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Jing Ma, Wanyin Wang, Hermann Zeyen, Yimi Zhang, Zhongsheng Li, Tao He, Dingding Wang. Influence of lithospheric thickness distribution on oil and gas basins, China seas and adjacent areas[J]. Acta Oceanologica Sinica. doi: 10.1007/s13131-024-2342-7
Citation: Jing Ma, Wanyin Wang, Hermann Zeyen, Yimi Zhang, Zhongsheng Li, Tao He, Dingding Wang. Influence of lithospheric thickness distribution on oil and gas basins, China seas and adjacent areas[J]. Acta Oceanologica Sinica. doi: 10.1007/s13131-024-2342-7

Influence of lithospheric thickness distribution on oil and gas basins, China seas and adjacent areas

doi: 10.1007/s13131-024-2342-7
Funds:  This research is supported by The National Key Research and Development Plan project “Research on Comprehensive Processing and Interpretation Methods of Aeronautical Geophysical Data and Soft ware Development” (No. 2017YFC0602202).
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  • Corresponding author: E-mail: wwy7902@chd.edu.cn
  • Received Date: 2023-12-26
  • Accepted Date: 2024-02-05
  • Available Online: 2024-04-30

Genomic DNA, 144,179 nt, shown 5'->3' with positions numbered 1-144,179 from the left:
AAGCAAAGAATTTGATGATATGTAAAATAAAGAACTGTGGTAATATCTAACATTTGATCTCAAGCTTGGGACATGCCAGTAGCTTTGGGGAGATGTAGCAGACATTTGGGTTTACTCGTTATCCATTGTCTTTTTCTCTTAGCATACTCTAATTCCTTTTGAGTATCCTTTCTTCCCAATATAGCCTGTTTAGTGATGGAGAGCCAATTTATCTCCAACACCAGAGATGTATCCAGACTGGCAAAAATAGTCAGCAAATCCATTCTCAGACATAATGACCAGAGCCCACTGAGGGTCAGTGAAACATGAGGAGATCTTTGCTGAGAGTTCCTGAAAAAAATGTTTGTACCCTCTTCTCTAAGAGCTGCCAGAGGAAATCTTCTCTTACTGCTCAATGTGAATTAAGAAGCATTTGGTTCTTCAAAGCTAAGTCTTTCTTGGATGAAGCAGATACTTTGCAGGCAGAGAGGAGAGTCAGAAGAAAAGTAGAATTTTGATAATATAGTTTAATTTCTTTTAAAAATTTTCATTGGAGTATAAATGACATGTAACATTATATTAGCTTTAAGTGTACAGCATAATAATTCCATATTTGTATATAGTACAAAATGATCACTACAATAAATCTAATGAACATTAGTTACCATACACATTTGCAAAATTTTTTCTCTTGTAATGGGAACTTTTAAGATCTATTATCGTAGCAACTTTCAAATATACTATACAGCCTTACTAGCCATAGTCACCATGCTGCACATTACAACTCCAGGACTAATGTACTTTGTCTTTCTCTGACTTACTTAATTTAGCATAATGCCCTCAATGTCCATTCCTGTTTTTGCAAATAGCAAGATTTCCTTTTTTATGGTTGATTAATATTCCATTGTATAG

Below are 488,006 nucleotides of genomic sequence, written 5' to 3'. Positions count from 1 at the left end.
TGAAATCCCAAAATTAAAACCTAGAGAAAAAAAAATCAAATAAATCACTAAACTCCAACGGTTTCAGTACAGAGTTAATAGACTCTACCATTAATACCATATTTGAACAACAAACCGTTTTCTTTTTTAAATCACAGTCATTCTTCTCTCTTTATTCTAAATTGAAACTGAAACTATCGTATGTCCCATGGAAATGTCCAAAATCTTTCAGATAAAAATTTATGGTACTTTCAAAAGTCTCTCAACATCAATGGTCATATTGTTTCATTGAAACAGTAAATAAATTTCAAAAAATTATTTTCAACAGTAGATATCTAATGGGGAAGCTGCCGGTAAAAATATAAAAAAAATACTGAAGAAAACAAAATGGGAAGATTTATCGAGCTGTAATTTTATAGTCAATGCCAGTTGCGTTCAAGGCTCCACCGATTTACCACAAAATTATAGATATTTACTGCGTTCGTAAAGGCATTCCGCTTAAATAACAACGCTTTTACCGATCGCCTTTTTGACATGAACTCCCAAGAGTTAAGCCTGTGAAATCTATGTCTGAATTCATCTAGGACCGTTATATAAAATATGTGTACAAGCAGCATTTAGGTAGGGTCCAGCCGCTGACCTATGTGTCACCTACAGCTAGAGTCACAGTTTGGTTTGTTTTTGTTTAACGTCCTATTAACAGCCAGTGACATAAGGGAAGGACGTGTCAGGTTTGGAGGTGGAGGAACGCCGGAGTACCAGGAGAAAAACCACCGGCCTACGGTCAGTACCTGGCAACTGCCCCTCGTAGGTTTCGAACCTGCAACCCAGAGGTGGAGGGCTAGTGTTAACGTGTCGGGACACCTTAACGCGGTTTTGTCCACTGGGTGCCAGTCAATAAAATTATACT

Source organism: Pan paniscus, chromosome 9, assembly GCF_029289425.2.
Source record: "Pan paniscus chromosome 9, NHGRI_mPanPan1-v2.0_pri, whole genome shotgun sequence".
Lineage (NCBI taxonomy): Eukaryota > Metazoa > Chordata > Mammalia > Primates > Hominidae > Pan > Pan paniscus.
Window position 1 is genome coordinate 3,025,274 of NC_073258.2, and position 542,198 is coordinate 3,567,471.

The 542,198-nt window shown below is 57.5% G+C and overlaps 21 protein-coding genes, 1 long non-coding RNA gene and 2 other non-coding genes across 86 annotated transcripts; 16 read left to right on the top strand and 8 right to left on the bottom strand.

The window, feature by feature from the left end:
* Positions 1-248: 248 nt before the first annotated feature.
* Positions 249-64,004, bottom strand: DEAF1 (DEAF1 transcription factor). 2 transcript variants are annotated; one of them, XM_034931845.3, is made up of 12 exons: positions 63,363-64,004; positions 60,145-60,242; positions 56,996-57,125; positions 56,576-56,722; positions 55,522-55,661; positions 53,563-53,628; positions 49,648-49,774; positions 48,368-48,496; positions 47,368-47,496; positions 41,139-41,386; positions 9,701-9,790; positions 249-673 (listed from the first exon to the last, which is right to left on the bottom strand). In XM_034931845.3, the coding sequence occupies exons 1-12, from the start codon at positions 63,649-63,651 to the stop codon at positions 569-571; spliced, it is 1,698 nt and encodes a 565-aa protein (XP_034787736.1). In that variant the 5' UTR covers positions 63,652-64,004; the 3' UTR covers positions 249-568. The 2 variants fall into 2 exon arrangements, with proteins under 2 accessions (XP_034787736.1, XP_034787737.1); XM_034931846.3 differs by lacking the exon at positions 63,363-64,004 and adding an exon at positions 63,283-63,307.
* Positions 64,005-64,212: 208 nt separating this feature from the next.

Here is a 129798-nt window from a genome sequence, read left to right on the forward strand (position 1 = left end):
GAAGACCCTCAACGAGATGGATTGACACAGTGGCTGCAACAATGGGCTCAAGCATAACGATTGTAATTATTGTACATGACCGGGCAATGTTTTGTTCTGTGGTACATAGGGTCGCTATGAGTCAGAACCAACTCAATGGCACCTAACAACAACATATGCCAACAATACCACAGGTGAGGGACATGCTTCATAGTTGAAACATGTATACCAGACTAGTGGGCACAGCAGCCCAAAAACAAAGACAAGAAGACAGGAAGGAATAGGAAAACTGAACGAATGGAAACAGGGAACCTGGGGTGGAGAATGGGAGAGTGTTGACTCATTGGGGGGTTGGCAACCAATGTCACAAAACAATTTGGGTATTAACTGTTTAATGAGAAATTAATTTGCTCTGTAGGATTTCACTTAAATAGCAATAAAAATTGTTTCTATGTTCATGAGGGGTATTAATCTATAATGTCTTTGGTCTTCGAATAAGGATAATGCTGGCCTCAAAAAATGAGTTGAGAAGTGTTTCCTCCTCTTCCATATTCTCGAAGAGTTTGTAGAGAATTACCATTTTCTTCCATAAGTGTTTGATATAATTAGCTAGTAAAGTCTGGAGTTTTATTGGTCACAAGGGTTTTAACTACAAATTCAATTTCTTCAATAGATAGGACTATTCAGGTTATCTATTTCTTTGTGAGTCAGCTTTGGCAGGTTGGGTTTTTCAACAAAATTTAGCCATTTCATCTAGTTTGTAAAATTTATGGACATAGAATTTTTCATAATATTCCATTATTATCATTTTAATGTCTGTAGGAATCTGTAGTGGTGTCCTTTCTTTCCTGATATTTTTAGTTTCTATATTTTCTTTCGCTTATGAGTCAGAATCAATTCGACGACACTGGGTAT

• The distribution of oil and gas resources is intricately connected to the underlying structure of the lithosphere. Therefore, investigating the characteristics of lithospheric thickness and its correlation with oil and gas basins is highly important. This research utilizes recently enhanced geological–geophysical data, including topographic, geoid, rock layer thickness, variable rock layer density, and interface depth data. Employing the principles of lithospheric isostasy and heat conduction, we compute the laterally varying lithospheric thickness in the China seas and adjacent areas. From these results, two pivotal parameters for different types of oil and gas basins were statistically analyzed: the minimum lithospheric thickness and the relative fluctuation in lithospheric thickness. A semiquantitative analysis was used to explore the connection between these parameters and the hydrocarbon abundance within the oil and gas basins. This study unveils distinct variations in lithospheric thickness among basins, with oil and gas rich basins exhibiting a thicker lithosphere in the superimposed basins of central China and a thinner lithosphere in the rift basins of eastern China. Notably, the relative fluctuations in lithospheric thickness in basins demonstrate significant disparities: basins rich in oil and gas often exhibit greater thickness fluctuations. Additionally, in the offshore basins of China, a conspicuous negative linear correlation is observed between the minimum lithospheric thickness and the relative fluctuation in lithospheric thickness. This study posits that deep-seated thermal upwelling results in lithospheric undulations and extensional thinning in oil and gas basins. Concurrently, sustained deep-seated heat influences sedimentary materials in basins, creating favorable conditions for oil and gas generation. The insights derived from this study contribute to a quantitative understanding of the intricate relationships between deep lithospheric structures and oil and gas basins. These findings provide valuable guidance for future oil and gas exploration in the studied areas.
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